Great; thanks for the clarification.  I guess the last confusion I
have is regarding the authorization request itself.  Is that counted
as an api request?  That is, if I get 400 users and hour, each posting
a single update, but each one authenticating each time they do an
update, does that impact on the site's 350 REST/GET API calls/hr?

Thanks.  A lot of this terminology is still new to me...

On Feb 16, 2:12 am, Chris Thomson <> wrote:
> GET requests to the REST API (not the streaming API or search API; they fall 
> under different limits) count against the hourly rate limit. If you're making 
> the request as an authenticated user, it count's against the user's rate 
> limit. Otherwise, it counts against the IP address's (your website's IP 
> address's) hourly rate limit.
> POST requests, such as posting updates, don't count against the rate limit. 
> All methods that require POST requests have other limits, which usually 
> aren't public to prevent spam - 
> see details on that. So 
> no, posting an update on behalf of a user won't count against the hourly rate 
> limit.
> --
> Chris Thomson
> On 2010-02-15, at 7:20 PM, Paul wrote:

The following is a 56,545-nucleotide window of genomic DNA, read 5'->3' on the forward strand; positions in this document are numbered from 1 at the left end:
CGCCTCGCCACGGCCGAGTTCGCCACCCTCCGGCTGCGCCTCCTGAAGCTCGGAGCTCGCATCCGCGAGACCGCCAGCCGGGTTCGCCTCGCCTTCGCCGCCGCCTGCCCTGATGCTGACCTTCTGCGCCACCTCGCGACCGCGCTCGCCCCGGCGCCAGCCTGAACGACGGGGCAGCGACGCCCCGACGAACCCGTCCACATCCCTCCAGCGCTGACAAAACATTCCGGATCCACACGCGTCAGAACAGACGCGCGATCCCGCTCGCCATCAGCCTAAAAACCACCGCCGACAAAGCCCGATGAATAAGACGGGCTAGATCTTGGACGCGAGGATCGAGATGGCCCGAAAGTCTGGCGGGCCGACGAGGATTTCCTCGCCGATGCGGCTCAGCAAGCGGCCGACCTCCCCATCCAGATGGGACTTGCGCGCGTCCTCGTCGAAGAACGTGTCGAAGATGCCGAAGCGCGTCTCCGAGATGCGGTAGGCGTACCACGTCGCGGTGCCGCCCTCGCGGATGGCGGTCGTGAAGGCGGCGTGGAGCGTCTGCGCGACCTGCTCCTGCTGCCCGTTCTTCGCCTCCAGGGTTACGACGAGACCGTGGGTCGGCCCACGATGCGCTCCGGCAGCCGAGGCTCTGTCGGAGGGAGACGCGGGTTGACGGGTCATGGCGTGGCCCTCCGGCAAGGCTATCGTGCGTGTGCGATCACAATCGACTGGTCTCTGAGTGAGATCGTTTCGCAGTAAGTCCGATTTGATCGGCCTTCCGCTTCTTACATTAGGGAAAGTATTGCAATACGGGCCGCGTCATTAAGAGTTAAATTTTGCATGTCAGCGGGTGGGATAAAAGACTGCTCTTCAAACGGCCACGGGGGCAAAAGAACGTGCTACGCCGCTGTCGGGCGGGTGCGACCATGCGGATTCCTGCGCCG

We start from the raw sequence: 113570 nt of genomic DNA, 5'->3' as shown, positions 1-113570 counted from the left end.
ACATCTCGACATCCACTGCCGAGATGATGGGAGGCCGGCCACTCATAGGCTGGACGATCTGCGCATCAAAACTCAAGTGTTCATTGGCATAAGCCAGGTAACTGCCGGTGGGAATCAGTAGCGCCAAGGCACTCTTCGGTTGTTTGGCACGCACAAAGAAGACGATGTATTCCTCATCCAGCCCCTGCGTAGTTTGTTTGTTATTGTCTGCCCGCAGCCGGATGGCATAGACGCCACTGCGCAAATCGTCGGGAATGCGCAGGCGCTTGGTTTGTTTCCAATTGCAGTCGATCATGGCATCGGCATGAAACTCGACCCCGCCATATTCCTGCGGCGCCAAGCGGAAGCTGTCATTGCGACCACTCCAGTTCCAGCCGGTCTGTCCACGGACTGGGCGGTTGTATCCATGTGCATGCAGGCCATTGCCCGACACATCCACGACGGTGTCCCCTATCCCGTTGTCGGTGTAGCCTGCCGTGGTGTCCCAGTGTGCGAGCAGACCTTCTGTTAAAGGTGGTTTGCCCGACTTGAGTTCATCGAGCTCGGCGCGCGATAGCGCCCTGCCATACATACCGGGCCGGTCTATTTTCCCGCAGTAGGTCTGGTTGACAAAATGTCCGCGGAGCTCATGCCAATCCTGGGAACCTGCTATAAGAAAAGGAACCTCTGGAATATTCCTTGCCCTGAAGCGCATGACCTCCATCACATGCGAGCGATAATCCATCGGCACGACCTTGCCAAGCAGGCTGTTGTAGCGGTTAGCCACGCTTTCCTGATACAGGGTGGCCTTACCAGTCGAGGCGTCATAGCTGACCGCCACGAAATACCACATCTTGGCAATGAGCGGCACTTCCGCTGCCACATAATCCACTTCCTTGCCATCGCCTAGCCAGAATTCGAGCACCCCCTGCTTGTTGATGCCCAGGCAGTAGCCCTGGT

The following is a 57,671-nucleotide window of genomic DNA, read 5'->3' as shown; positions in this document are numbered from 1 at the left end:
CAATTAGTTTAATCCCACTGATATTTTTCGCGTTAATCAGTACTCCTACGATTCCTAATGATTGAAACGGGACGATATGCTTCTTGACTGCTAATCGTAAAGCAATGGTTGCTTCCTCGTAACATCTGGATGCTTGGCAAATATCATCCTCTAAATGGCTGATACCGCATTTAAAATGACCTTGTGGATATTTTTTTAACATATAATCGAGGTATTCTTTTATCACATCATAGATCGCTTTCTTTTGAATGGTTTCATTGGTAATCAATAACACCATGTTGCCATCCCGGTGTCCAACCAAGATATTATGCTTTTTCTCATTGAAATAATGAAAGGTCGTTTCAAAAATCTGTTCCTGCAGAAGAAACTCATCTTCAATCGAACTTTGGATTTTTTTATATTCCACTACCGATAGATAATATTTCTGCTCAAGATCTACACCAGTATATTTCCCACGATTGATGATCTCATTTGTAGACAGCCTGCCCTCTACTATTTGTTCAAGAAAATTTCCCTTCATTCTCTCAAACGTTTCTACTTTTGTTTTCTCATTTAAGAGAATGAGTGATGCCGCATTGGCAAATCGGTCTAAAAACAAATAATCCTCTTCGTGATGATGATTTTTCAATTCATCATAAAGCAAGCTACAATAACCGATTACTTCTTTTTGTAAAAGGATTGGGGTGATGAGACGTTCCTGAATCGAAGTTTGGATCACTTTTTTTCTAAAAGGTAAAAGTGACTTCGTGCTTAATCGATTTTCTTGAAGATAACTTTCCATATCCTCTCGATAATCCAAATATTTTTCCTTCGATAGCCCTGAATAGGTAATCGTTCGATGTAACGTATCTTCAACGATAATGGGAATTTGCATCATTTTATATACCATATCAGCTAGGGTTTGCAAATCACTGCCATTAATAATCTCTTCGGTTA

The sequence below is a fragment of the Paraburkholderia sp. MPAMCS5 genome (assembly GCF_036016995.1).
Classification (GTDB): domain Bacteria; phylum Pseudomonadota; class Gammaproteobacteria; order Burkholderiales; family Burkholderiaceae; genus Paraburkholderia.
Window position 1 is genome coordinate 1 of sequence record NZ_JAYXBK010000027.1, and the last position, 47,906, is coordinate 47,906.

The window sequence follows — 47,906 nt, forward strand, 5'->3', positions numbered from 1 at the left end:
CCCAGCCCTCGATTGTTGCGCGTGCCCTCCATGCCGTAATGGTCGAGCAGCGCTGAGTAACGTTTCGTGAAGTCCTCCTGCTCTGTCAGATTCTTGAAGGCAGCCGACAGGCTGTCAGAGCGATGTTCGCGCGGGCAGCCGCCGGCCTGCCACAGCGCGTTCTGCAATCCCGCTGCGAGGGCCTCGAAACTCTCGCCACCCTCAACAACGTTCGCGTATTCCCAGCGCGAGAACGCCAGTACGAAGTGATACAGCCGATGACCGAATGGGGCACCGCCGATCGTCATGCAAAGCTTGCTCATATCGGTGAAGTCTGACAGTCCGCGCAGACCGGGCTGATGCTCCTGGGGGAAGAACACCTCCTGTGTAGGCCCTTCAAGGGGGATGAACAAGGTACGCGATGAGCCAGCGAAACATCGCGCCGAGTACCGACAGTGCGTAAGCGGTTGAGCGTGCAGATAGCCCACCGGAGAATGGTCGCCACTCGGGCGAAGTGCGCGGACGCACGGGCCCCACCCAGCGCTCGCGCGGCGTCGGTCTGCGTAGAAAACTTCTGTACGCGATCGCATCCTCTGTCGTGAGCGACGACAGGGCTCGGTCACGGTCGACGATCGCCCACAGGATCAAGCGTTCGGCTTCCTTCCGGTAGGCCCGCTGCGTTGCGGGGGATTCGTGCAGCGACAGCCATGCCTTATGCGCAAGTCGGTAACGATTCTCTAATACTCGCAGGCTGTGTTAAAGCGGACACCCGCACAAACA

> > Sorry; I did look at the FAQ and search the archive, but still the
> > answer wasn't clear to me....
> > So far I have an ordinary authorized Twitter web application using
> > OAuth, not whitelisted or anything.  From what I understand in the
> > FAQ, that limits API requests from my website to 350/hr.
> > People are meant to post tweets from my website.  Does this mean that
> > the total of all tweets through my website are limited to 350/hour?
> > If users have to authenticate each tweet (which currently they do
> > because I don't store the tokens), does this mean the the whole site
> > is limited to a max of 175 tweets per hour total for all users?
> > Sorry if it's an uninformed question.  I did research it, & I've put
> > in a lot of work to get the site to work; now I'm trying to figure out
> > the policy issues....

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